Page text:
In concert with technological advances, methods for analyzing and applying lessons from observational data have progressed. The use of RWD to better understand the quality of health care delivery and the risks and toxicities of interventions is well established, and methods to account for confounding have improved, which has enabled attempts at causal inference.1 Real-world evidence derived from observational study designs has informed clinical care and in some cases contributed to FDA regulatory decisions on the effectiveness of medical products.2 However, real-world evidence derived from observational studies is limited by inherent biases that cannot be entirely overcome with improved analytical methods. Data quality remains variable, and many end points are not available in current RWD sources. As a result, many RCTs used in drug approvals cannot be replicated using observational designs and RWD that do not include study-specific data collection.3

Pragmatic Clinical Research as a Middle Ground

We at the FDA believe that pragmatic clinical research represents a middle ground between traditional RCTs and observational studies and that this area of research deserves much more attention and emphasis. Pragmatic clinical research uses RWD, often combining it with data collected specifically for research. It features streamlined, prospective trial designs fit for answering a specific, focused question and often applies randomization, although other designs may be used. Such research holds special promise when embedded in health care systems, where it can help investigators avoid some of the most critical drawbacks of 鈥渢raditional鈥 clinical trials, such as substantial, sometimes prohibitive costs, as well as the loss of diverse representation that can arise from conducting trials in environments that are unrepresentative of all clinical practice settings and patient populations.4 However, evidence from pragmatic clinical research can present organizational, methodological, and ethical challenges that require experience and focused expertise to navigate.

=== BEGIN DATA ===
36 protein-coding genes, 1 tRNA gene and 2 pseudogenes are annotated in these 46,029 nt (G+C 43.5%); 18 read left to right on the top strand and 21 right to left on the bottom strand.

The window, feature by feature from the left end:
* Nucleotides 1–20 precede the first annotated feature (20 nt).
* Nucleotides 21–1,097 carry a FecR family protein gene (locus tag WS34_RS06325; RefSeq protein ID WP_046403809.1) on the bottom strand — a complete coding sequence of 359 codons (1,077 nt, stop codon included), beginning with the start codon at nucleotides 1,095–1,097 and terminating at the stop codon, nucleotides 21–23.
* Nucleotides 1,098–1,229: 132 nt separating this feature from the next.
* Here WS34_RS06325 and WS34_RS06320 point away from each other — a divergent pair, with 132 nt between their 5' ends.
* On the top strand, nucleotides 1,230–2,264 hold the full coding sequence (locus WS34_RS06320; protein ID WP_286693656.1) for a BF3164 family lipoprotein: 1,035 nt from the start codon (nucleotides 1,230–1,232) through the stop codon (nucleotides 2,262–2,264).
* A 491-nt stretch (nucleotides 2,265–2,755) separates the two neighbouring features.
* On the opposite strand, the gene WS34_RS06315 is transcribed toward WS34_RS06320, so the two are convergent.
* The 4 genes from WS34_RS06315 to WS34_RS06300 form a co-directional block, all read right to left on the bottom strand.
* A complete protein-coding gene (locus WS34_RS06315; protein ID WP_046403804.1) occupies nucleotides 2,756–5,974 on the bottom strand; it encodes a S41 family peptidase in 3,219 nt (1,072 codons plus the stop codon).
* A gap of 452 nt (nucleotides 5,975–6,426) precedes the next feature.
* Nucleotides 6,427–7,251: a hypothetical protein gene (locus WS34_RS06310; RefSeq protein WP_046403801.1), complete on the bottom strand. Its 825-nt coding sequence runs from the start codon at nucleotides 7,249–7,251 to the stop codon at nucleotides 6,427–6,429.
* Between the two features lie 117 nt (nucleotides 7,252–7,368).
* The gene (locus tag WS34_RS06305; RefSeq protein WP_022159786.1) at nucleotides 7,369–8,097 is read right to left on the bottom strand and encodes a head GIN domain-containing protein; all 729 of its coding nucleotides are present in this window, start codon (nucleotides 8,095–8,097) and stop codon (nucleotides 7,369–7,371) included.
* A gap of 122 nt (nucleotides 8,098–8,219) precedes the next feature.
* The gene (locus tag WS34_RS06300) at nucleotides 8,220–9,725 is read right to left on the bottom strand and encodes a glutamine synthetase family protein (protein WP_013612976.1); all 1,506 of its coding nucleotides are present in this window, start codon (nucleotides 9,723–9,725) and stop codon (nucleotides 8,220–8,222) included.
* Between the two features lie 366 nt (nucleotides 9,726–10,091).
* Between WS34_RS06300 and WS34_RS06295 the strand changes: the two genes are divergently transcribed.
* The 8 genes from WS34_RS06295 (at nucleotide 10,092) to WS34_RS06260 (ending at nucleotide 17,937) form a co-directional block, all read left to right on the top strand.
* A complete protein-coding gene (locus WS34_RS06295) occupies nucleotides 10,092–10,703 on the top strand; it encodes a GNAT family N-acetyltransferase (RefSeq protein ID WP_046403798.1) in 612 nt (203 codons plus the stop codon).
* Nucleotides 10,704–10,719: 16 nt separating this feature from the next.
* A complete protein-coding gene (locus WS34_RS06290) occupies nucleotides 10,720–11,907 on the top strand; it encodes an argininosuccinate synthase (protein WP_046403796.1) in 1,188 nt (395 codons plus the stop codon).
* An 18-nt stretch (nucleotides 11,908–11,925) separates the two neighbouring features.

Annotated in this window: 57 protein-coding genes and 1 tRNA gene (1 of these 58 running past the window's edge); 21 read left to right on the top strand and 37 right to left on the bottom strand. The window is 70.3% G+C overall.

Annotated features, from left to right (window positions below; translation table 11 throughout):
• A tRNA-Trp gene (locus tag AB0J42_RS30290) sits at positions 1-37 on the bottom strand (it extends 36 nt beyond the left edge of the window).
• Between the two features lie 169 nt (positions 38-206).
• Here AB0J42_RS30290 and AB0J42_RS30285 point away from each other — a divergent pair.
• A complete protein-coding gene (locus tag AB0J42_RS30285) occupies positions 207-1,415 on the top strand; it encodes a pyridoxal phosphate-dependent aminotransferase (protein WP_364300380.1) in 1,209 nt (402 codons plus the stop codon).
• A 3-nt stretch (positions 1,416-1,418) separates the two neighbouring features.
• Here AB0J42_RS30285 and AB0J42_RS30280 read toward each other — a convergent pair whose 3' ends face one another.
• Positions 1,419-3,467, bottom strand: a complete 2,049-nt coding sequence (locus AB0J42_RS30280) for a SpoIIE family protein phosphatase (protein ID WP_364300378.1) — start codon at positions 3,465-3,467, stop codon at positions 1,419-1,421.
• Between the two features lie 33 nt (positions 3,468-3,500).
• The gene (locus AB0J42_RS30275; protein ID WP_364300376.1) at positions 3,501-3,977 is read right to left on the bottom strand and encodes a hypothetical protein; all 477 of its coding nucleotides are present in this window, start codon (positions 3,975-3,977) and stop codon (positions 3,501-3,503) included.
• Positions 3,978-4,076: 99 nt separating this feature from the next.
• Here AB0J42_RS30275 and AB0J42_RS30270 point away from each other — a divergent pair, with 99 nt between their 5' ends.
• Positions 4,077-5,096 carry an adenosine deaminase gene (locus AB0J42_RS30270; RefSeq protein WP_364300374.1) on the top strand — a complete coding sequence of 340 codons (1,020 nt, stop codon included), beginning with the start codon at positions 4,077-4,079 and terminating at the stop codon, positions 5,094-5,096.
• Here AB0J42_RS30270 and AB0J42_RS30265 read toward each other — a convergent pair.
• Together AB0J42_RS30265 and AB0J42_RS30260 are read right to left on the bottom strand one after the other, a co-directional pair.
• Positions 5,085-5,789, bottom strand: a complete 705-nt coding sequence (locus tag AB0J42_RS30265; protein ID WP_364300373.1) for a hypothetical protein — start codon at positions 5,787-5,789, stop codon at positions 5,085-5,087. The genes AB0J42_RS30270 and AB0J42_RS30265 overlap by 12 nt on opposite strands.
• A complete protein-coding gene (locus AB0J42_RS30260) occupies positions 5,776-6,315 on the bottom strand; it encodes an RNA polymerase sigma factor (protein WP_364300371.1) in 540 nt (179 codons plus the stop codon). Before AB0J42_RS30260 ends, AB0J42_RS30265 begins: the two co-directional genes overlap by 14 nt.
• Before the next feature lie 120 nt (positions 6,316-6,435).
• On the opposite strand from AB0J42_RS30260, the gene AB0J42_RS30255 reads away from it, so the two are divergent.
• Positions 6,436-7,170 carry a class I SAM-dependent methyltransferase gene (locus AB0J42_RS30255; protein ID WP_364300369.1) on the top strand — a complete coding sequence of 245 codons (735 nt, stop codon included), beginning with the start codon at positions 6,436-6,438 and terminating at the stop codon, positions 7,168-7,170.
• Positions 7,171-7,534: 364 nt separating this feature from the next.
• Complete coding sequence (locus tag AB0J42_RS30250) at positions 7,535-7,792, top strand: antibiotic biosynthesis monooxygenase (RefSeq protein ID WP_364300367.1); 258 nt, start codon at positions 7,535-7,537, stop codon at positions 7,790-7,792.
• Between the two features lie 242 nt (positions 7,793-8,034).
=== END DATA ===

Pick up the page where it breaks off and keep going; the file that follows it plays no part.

The FDA has an interest in pragmatic clinical research after initial market approval in several important areas. There is a need for robust data to inform clinical practice, particularly confirmatory postmarket studies. These trials may more closely resemble the real-world settings of clinical practice than they do traditional clinical trials and may leverage more pragmatic designs to focus on key data elements needed to confirm benefits and risks for the intended populations. Ideally, these trials would be integrated into routine clinical care and conducted in diverse practice settings to ensure that the populations enrolled reflect the disease burden.

Pragmatic evidence is also needed to evaluate new technologies such as gene editing to treat rare diseases. Because the long-term consequences of such interventions (including off-target effects of genetic changes) are unknown, the FDA recognizes the need for cost-effective methods for assessing patients鈥 progress long after the immediate intervention is completed. Furthermore, these medical products raise unique issues for clinical trials due to the small target populations, with some treatments that address not a disease but a specific pathogenic variant. For these types of therapies, combination approaches are needed that fine-tune the use of pragmatic methods to answer specific questions. For example, this could entail an RCT at the time of approval that includes consent and procedures for long-term follow-up using RWD, and that is designed to be used as an external control group for future pragmatic studies.5